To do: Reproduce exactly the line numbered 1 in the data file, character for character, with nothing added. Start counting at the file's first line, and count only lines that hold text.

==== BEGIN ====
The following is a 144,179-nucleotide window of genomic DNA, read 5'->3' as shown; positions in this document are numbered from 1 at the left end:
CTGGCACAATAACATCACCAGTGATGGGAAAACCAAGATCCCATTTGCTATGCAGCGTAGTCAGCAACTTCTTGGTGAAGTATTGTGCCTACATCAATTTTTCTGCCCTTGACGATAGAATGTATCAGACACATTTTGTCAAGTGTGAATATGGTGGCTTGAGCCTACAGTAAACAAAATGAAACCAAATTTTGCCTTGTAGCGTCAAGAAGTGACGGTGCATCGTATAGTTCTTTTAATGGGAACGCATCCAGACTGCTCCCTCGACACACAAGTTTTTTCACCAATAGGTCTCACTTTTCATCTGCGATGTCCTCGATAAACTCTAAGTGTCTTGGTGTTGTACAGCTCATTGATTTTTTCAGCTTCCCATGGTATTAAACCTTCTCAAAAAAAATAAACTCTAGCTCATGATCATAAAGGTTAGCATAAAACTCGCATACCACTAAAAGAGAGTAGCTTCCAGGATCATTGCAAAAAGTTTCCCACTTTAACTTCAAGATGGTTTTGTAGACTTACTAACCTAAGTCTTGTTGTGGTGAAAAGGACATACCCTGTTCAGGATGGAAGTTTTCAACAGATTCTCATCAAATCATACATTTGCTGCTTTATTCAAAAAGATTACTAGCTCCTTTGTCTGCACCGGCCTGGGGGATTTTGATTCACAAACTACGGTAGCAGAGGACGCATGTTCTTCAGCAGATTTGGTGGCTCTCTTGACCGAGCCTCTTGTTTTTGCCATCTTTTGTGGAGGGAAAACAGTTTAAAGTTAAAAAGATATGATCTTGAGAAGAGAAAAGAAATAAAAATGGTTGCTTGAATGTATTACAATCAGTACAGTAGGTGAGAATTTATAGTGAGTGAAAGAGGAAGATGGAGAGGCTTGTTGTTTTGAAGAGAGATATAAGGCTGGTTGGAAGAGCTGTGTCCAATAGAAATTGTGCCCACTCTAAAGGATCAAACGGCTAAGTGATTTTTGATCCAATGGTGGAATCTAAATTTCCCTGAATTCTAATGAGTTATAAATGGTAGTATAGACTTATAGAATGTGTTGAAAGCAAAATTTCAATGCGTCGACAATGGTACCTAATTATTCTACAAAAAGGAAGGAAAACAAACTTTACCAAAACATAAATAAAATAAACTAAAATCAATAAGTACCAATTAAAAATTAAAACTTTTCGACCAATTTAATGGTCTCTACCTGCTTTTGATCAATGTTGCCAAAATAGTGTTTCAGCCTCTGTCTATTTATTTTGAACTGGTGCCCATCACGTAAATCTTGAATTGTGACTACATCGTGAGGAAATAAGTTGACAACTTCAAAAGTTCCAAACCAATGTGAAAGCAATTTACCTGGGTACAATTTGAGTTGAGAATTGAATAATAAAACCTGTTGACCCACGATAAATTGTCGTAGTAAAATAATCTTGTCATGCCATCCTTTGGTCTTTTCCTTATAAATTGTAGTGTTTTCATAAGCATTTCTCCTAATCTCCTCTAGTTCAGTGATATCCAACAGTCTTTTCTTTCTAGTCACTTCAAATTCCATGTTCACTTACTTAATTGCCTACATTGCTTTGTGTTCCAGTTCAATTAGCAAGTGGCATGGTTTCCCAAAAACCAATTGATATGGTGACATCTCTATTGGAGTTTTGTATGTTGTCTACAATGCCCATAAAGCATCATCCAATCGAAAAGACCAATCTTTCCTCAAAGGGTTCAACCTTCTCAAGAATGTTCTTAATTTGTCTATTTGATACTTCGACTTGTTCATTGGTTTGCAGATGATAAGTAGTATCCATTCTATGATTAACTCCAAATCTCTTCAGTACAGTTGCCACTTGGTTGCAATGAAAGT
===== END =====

The following is a 144,179-nucleotide window of genomic DNA, read 5'->3' as shown; positions in this document are numbered from 1 at the left end: